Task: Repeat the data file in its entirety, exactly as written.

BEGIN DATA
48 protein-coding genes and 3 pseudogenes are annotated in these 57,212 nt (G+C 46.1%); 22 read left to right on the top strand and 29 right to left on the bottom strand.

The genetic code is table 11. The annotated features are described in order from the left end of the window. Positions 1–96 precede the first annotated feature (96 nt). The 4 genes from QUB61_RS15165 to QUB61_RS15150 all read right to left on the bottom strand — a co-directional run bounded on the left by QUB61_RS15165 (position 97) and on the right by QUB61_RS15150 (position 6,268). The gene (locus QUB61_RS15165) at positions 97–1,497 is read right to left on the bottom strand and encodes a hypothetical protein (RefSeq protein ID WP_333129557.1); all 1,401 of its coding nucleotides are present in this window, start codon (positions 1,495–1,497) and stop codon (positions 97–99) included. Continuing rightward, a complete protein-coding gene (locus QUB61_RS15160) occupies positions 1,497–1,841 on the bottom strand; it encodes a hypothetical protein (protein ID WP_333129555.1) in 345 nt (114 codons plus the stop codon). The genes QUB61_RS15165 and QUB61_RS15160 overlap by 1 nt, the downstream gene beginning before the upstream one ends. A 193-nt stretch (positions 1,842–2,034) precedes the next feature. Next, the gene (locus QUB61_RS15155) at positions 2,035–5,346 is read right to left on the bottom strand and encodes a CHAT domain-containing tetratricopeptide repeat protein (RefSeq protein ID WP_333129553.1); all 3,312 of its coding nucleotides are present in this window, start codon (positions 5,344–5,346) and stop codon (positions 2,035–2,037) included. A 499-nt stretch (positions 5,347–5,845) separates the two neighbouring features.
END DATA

48 protein-coding genes and 3 pseudogenes are annotated in these 57,212 nt (G+C 46.1%); 22 read left to right on the top strand and 29 right to left on the bottom strand.

The genetic code is table 11. The annotated features are described in order from the left end of the window. Positions 1–96 precede the first annotated feature (96 nt). The 4 genes from QUB61_RS15165 to QUB61_RS15150 all read right to left on the bottom strand — a co-directional run bounded on the left by QUB61_RS15165 (position 97) and on the right by QUB61_RS15150 (position 6,268). The gene (locus QUB61_RS15165) at positions 97–1,497 is read right to left on the bottom strand and encodes a hypothetical protein (RefSeq protein ID WP_333129557.1); all 1,401 of its coding nucleotides are present in this window, start codon (positions 1,495–1,497) and stop codon (positions 97–99) included. Continuing rightward, a complete protein-coding gene (locus QUB61_RS15160) occupies positions 1,497–1,841 on the bottom strand; it encodes a hypothetical protein (protein ID WP_333129555.1) in 345 nt (114 codons plus the stop codon). The genes QUB61_RS15165 and QUB61_RS15160 overlap by 1 nt, the downstream gene beginning before the upstream one ends. A 193-nt stretch (positions 1,842–2,034) precedes the next feature. Next, the gene (locus QUB61_RS15155) at positions 2,035–5,346 is read right to left on the bottom strand and encodes a CHAT domain-containing tetratricopeptide repeat protein (RefSeq protein ID WP_333129553.1); all 3,312 of its coding nucleotides are present in this window, start codon (positions 5,344–5,346) and stop codon (positions 2,035–2,037) included. A 499-nt stretch (positions 5,347–5,845) separates the two neighbouring features.